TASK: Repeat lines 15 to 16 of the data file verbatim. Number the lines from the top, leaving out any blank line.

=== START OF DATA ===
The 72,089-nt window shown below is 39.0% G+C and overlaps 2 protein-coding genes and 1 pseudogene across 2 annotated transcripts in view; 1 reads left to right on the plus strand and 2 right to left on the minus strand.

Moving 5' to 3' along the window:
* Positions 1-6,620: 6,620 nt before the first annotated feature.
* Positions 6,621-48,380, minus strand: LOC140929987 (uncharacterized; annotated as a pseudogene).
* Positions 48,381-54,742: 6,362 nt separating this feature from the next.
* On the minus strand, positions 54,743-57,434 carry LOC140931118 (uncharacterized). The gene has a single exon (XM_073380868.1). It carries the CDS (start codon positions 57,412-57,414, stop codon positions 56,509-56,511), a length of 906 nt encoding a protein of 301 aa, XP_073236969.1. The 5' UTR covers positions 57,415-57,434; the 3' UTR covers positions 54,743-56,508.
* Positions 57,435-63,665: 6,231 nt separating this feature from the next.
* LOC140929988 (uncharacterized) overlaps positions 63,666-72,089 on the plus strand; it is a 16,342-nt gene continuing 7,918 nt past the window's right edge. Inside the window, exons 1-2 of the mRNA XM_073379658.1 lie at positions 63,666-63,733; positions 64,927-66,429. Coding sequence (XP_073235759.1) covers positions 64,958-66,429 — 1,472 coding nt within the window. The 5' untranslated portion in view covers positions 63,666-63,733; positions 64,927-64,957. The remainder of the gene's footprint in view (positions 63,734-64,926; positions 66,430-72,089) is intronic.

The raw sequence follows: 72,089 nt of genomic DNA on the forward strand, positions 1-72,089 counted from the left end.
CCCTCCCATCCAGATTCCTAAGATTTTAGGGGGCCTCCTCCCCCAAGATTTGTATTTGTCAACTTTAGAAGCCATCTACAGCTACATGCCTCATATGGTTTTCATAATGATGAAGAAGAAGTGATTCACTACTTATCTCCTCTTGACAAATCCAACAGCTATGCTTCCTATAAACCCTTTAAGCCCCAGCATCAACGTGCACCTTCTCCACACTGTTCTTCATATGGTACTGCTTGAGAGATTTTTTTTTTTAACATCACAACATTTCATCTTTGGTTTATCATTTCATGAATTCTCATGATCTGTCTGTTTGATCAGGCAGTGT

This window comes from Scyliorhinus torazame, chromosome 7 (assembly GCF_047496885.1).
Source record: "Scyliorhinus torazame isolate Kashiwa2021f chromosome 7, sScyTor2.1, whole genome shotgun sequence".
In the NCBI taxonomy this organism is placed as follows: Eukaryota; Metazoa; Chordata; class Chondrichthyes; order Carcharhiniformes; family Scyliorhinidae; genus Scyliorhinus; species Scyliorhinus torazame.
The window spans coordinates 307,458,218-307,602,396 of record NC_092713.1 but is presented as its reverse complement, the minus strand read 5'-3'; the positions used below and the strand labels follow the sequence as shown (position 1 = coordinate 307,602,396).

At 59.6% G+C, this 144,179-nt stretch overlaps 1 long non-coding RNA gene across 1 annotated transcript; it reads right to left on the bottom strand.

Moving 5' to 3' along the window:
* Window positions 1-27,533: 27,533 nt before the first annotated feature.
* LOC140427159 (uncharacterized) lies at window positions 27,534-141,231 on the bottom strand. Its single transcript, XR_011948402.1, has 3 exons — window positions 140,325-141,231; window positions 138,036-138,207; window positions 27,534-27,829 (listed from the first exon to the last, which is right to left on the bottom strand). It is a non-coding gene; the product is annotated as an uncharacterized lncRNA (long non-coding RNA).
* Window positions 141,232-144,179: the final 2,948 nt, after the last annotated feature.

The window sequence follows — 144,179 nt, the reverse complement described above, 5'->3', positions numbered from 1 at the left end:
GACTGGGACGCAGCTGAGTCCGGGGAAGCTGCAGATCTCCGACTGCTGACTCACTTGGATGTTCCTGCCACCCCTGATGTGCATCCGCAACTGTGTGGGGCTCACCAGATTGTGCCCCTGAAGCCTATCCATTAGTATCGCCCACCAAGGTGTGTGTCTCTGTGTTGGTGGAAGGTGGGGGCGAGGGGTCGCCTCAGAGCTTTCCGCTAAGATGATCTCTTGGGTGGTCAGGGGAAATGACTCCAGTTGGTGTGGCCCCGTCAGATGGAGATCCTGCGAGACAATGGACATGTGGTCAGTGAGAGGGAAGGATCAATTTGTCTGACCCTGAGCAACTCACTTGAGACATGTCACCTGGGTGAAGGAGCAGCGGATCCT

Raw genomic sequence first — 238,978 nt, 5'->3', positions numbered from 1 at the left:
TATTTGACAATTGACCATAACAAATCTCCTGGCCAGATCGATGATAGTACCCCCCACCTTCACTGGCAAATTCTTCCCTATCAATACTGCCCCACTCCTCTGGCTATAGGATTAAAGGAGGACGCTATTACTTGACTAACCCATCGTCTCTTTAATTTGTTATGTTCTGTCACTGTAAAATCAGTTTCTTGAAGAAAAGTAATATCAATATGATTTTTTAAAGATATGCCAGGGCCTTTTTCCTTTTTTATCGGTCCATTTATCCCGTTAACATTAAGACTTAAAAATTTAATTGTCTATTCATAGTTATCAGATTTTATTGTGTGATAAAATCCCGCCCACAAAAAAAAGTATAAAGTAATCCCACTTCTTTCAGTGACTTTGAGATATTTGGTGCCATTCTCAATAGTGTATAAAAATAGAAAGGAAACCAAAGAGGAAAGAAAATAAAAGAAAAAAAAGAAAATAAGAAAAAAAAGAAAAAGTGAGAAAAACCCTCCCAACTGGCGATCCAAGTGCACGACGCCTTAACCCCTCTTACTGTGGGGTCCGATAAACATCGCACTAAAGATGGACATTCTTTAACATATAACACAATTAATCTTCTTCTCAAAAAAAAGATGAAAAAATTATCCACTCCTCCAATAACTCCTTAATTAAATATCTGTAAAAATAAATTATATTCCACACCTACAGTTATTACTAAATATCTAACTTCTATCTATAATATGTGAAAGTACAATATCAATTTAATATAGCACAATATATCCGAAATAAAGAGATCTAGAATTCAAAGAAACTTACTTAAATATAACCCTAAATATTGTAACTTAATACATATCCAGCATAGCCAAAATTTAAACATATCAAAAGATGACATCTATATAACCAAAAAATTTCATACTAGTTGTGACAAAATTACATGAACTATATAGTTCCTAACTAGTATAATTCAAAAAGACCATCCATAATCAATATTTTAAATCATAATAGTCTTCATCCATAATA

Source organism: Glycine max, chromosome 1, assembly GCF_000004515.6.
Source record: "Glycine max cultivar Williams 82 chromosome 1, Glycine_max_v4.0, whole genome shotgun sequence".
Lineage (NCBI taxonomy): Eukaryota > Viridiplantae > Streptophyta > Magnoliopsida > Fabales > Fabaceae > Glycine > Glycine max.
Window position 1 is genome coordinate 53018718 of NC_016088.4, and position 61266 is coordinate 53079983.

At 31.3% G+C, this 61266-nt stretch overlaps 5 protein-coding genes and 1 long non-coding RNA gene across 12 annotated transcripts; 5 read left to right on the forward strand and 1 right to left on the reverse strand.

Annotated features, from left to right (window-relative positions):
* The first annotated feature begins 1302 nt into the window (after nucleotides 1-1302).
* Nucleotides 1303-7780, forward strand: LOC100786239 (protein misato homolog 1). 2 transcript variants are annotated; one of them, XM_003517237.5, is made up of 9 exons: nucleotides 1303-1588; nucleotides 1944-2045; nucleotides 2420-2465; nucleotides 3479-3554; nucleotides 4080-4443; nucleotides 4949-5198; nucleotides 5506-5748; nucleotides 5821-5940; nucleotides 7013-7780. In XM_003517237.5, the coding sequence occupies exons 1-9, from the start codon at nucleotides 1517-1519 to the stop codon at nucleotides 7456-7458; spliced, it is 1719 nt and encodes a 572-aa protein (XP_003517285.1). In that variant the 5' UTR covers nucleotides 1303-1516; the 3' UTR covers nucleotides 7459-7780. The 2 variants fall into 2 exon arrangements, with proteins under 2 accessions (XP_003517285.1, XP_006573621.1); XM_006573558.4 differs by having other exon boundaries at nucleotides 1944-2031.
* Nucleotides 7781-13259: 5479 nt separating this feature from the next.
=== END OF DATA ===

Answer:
At 59.6% G+C, this 144,179-nt stretch overlaps 1 long non-coding RNA gene across 1 annotated transcript; it reads right to left on the bottom strand.

Moving 5' to 3' along the window: